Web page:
Enum to String in Unreal Engine: How I Learned to Stop Hardcoding and Love Type Safety

Just imagine she is searching for the right strings.


There are things, that come up time and time again. One of those things is creating a string version of Enum values in Unreal Engine. For this and other cases, we started to condense some of our utility and helper functions into a module. This module can then be used as part of a plugin, or as a standalone game module. In this article, I want to highlight our approach for to stringify enum values.


Imagine we want to log the value of an enum type called EWlanNotificationMSM. The API would look like this.

Now press button ‘Make implementation plz!’

Let’s make this happen.

One of the goals I had in mind, when designing BIQStringify was the ability to work with a type safe call signature. Unreal Engine already provides a handy function for retrieving type information, called FindObject.

Using FindObject with hardcoded enum type.

It expects you to specify the meta type (UEnum in this case) as template argument, the package root from which to search, the declaration name of the type and if the type should be matched exactly. Even if we abstract this now, passing the type as string is not really the type safe approach I had in mind. So next step is fetching type information.

Luckily, most compilers define a context macro, allowing you to access the name of the current function. I abstracted the differences for compiling on Linux, Mac and Windows in a macro called CurrentFunctionName.

Macro defintion for CurrentFunctionName

The approach here is using a specific predefined macro for each supported compiler environment. On Windows (MSVC) this would be __FUNCSIG__. On MacOS (clang) and Linux (GCC), the macro is __PRETTY_FUNCTION__. Let’s think back to our API example, and checkout how the function name would look like (using MSVC in this case.)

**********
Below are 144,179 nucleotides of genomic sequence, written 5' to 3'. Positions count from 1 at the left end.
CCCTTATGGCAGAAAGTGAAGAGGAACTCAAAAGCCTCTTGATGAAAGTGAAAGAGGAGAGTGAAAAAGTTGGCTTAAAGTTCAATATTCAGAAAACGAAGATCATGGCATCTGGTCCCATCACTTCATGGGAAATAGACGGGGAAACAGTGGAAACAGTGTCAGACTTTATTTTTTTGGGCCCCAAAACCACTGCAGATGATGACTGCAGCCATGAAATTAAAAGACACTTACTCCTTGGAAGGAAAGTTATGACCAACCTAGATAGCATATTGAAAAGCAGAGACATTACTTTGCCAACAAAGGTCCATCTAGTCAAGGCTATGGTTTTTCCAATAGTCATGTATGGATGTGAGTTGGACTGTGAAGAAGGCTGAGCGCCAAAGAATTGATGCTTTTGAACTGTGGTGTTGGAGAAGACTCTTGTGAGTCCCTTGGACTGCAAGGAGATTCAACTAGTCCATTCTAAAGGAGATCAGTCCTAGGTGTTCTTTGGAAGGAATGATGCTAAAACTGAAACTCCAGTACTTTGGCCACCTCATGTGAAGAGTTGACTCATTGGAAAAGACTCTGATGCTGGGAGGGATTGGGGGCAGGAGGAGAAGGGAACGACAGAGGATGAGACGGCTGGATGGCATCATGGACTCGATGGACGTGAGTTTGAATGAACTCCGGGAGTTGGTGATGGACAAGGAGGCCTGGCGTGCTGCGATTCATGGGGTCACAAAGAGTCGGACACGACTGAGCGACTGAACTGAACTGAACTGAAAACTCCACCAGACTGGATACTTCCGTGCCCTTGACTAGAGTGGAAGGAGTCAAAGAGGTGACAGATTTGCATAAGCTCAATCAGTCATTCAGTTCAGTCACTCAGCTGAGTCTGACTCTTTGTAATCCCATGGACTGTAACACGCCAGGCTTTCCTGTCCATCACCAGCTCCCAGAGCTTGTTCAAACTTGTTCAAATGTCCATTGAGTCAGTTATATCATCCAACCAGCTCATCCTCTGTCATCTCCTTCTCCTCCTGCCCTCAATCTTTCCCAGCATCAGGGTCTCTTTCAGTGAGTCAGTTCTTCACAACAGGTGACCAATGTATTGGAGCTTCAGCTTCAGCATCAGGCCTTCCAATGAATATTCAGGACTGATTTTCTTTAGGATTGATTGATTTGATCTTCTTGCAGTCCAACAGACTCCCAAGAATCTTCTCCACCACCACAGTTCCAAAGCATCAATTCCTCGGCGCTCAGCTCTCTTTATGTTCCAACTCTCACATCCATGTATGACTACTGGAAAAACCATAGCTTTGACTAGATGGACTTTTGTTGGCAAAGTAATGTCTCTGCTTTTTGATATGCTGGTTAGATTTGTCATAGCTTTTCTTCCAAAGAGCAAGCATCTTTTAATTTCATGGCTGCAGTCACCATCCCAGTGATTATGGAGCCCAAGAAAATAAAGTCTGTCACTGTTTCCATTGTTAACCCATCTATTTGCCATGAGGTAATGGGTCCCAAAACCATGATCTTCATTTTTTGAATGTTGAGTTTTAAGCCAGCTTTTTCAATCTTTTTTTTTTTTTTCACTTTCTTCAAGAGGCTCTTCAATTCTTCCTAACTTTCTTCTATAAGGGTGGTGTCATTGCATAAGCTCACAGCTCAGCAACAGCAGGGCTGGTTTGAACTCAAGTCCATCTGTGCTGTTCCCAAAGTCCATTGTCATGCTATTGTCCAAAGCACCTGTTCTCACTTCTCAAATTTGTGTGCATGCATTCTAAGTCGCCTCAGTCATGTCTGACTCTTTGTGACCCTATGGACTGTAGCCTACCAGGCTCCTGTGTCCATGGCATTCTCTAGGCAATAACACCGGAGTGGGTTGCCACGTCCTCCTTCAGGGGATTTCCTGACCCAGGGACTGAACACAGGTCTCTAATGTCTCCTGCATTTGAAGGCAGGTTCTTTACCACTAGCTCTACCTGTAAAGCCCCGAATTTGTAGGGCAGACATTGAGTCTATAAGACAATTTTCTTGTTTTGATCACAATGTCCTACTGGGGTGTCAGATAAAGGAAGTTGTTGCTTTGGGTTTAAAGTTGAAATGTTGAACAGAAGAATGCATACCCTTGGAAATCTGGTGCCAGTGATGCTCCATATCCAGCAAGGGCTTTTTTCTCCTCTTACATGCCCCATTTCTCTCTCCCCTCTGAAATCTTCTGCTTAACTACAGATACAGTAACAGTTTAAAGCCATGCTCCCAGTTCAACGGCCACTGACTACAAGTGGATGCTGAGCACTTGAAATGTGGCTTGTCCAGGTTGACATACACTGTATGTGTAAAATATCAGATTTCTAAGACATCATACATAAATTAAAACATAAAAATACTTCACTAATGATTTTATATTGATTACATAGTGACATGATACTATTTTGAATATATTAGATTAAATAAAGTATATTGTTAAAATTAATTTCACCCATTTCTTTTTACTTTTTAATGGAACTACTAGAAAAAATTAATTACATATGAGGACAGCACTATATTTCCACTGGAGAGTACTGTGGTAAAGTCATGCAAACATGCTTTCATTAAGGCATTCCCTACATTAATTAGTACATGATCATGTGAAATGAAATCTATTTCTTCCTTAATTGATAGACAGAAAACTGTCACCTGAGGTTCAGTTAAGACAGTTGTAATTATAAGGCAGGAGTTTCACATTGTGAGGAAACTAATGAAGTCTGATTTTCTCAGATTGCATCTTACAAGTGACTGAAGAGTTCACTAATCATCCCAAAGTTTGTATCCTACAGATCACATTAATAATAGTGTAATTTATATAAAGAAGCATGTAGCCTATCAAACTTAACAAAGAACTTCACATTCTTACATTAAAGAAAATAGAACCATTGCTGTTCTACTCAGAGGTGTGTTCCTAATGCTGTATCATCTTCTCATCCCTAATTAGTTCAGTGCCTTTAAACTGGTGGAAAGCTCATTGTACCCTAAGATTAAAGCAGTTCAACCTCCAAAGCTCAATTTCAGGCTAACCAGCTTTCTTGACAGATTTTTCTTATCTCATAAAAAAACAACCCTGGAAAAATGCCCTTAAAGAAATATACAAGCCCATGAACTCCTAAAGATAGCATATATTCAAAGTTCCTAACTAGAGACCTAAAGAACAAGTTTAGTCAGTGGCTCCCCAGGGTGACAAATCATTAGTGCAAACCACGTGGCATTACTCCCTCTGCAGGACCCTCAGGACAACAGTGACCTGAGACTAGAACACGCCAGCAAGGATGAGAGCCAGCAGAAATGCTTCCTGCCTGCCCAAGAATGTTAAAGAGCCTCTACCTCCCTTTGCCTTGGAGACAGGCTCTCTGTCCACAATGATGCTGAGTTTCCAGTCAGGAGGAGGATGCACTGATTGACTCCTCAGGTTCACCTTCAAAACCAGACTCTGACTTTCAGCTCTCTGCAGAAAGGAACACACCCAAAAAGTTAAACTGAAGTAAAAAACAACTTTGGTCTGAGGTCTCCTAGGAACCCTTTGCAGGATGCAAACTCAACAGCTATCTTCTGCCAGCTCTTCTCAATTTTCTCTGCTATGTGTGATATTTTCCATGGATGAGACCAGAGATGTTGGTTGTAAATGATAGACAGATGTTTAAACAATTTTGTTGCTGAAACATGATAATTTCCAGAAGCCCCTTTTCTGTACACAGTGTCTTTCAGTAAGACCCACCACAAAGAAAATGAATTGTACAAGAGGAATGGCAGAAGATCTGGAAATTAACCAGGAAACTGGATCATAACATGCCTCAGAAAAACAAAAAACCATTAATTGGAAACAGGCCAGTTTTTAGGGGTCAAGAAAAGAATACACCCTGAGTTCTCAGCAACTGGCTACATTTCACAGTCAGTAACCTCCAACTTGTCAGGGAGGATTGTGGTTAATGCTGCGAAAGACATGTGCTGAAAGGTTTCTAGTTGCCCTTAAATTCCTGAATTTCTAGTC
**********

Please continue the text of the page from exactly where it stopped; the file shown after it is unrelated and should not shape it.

Signature returned by the macro using MSVC: “class FString __cdecl BIQ::Util::GetNativeTypeName<enum EWlanNotificationMSM>(bool)”

Looking at the value between <>, we Get enum EWlanNotificationMSM, which is excatly what we are looking for (minus the verbose type specifier enum). The function, preparing the actual name for later usage, is called GetNativeTypeName. Let’s look at the implementation.

Stripping the function signature down to its template argument.

It’s a template function, breaking up the function signature, to search for the name of the actual type instantiation of the template argument _Get_TypeName. When using MSVC, we also get a verbose type specifier, like enum, class or struct, which will be stripped by default, but can be retained if you like to.

Tying it all together

Now that we have access to the exact type name, we can make use of FindObject and implement a template class to manage enum value stringification.

Template class, housing the actual stringification magic ✨

The class simply takes the type via the template argument and queries the instantiated type name. The type name can then be used, to get the exact Unreal Engine meta data through UEnum and hold on to it. When ask to produce a string, we simply query the meta data for a string representation of the stored value and prepend the type name if bFullyQualified is true. To be able to let the compiler infer the type automatically, I created a shorthand template function called EnumValue. Et voilà!

Mate, let the compiler figure it out ;)

Until next time my friends. Thank you for reading.

Today’s impossible, will be tomorrow’s reality. https://think-biq.com

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